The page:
Massage for Headaches: Migraine Attacks Up Close and Personal
Therapeutic massage often works in relieving migraine headaches, according to a legion of people who suffer from migraines, an often-debilitating condition that is much more than a bad headache. It is a painful attack which, from beginning to end, may stretch over a span of 72 hours, even more, based on various migraine types.
We do know, as previously reported here more than a year ago, that there is and abundance of patient attestation that massage brings relief to many who turn to this approach for relief and the opportunity to get on with their lives, including their jobs and family responsibilities. We also know that the American Massage Therapy Association (AMTA) continues to await viable studies accepted by mainstream medicine “to confirm massage’s healing powers over migraines beyond the testimonial evidence of those who have experienced its healing powers.”
We can tell you that there are a number of things you’ll want to know about what constitutes a migraine. The pathological definition simplifies a migraine as “a throbbing headache usually affecting only one side of the head and commonly accompanied by nausea and visual disturbances,” It is a neurological disease, a disorder of the nervous system.
There are a recognized 150 types of headaches divided into the categories of secondary and primary. Migraines are among the primary class, ranked as the fifth or sixth most debilitating disease worldwide and regarded as a genetic disorder suffered at various intervals by twelve percent of Americans.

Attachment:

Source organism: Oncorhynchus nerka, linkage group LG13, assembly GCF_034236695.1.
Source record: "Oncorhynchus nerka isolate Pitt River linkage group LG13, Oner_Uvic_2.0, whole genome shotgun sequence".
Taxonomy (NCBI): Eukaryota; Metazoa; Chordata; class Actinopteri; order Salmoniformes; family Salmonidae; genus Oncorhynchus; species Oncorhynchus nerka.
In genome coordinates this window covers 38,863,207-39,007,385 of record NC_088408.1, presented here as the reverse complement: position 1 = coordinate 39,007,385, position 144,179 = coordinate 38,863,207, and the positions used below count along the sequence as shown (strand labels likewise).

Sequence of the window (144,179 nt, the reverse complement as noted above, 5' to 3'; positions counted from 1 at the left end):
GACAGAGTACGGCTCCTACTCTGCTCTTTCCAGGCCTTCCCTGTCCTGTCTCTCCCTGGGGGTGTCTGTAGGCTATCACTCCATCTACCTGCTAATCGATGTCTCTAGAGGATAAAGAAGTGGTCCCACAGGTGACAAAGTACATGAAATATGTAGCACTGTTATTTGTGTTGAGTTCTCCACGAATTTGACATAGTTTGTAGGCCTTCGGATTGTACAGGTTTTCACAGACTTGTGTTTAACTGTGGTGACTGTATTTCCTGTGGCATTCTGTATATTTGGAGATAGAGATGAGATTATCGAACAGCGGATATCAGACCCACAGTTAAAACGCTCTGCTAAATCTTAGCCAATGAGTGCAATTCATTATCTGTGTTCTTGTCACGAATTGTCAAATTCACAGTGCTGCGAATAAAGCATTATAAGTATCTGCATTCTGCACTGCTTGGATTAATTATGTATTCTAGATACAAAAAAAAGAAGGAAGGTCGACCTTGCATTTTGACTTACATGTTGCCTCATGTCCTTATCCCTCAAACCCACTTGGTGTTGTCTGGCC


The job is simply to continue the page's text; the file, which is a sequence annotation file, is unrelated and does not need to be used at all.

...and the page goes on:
But it is much more than the pathological definition. If you believe you are a sufferer of migraines, here are some things you should know:
√ Triggers for a migraine often involve sound, light, even movement, resulting in an assortment of symptoms including throbbing pain, nausea, blurry vision or even loss of vision, abject tiredness or fatigue, nausea and even difficulty speaking.
√ These symptoms may intensify with smells, lights, noise and physical activity, which often requires surrendering to a dark, quiet room and remaining as immobile as possible.
√ Another common symptom is the aura, which is much than a halo or radiating light with spiritual implications. This phenomenon is experienced by one of every five migraine patients. It is essentially a warning that you are on the threshold of a serious migraine attack and might be described as a cluster of motor, sensory and speech symptoms often mistaken as a stroke or seizure. It is known as an aura because there are often flashing bright lights and similar imagery accompanying other reactions like ringing in the ears, the soundtrack of this unwelcome light show.
√ There are migraines with auras (complicated) without auras (common) or even without head pain (silent), which may complicate the determining diagnosis. You can experience the aura without the throbbing head pain and vice versa.
√ Other types of migraines include hemiplegic— temporary paralysis as the primary symptom; retinal or ocular— partial or complete loss of vision; chronic— experienced at least 15 days out of every month, and migrainosus status— a rare type that typically lasts more than 72 hours.
Therapeutic massage primarily addresses the pain of a migraine and offers essential relaxation techniques. Testimonial or observational evidence by migraine sufferers treated by therapeutic massage who claim relief of other symptoms is not yet scientifically verified. The important thing for these patients is that it works for them.
—Call us today at (201) 651-9100 at Oakland Spine & Physical Therapy to learn how massage might ease and eliminate pain from your life.